Brown County Executive Troy Streckenbach said GP’s decision to build the facility in Green Bay speaks volumes.

“They could have made this investment in any other state,” Streckenbach said. “The fact they chose the Green Bay facility is a testament to the hundreds of employees who proved to corporate this was the right location. This will have a significant long-term impact on our regional economy and is great news for Brown County and Northeast Wisconsin.”

Kawleski said most of the work on the infrastructure – the new paper machine which uses through-air-dried technology, as well as the associated converting equipment and structures – will be local.

“We’ve got a lot of local companies that are partners in this project,” he said.

Kawleski said the multi-million-dollar project will greatly enhance the company’s retail consumer tissue and towel business.
“It keeps the operation sustainable, and it’s another investment in a product that is very popular in the marketplace,” he said, “and GP is very well positioned to serve that growth.”

Kawleski said over the Broadway plant’s 103-year history, it has primarily made away-from-home products.

“Types of things like motion paper towels and individually-wrapped toilet paper that you might see in a hotel or at a sporting arena or school or restaurant, those types of things,” he said.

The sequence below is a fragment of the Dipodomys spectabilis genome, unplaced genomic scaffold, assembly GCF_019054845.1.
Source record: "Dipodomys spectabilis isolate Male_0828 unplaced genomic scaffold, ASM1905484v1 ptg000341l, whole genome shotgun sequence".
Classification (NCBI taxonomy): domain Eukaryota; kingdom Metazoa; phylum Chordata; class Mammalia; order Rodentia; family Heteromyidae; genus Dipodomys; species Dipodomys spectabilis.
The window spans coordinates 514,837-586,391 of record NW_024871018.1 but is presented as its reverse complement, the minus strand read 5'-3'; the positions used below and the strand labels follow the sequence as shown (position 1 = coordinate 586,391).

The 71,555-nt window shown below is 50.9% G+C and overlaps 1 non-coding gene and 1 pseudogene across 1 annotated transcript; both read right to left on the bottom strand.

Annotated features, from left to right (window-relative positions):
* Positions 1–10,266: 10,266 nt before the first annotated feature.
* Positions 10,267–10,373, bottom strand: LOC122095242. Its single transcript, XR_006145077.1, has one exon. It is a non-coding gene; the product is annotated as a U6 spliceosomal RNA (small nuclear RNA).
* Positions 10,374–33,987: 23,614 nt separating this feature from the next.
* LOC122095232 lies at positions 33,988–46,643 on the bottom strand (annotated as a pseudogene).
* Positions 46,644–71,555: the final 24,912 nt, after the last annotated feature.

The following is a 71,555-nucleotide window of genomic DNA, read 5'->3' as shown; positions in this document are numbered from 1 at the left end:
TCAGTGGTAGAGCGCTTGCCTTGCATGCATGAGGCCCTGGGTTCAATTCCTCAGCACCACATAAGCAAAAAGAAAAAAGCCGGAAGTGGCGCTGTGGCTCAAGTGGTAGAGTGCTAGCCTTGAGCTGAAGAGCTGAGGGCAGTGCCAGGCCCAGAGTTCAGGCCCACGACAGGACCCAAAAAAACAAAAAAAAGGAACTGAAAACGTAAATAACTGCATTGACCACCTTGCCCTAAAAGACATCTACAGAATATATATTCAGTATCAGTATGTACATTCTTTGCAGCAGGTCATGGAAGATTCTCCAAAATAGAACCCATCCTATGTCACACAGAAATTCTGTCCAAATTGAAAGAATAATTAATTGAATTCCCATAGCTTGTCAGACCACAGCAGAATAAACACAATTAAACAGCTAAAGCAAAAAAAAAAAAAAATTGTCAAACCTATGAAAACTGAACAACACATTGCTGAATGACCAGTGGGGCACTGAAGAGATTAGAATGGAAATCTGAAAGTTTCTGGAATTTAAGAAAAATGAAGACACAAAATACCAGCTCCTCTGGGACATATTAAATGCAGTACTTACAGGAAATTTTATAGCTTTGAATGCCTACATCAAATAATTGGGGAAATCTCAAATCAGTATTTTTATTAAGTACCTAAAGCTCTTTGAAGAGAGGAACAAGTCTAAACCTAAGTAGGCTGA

Kawleski said the new machine will produce a retail product – Brawny paper towel.

“It’ll be Brawny towels, and other premium towel products that will come out of this, so it’s a little bit different that what the mill has been set up over the years to do,” he said.

The multi-year process

?Kawleski said like with any large construction project, neighbors will begin noticing construction vehicles on-site at the Broadway mill.

“Eventually, you will see lots of lots of trucks either hauling materials in or taking different supplies out,” he said. “We will also be doing some pile driving to set a foundation for the paper machine. Of course, you need a good solid foundation for that. So, that’s probably one thing that people will be hearing sooner than anything else, and that’s going to extend a number of months just to do that.”

Down the road, Kawleski said one aspect of the project potentially interesting to some, is the arrival of the Yankee dryer.

“Coming up when we get the parts of the new paper machine, there’s a part of it called the Yankee dryer, and is basically a 200-ton steam vessel that is used on the paper machine to dry the sheet as it goes through. So that is a huge, huge part, and usually comes in on a ship. So, we’ll inform everyone when that actually arrives.”

Kawleski said GP tries to keep its neighbors informed of what they’re doing so they at least know why they’re hearing, seeing things at the facility. 

“When the (Broadway mill) was built 103 years ago, there was nothing but farmland right around it,” he said. “Now we’re right in the middle of neighborhoods, so we want to make sure that we keep folks informed.”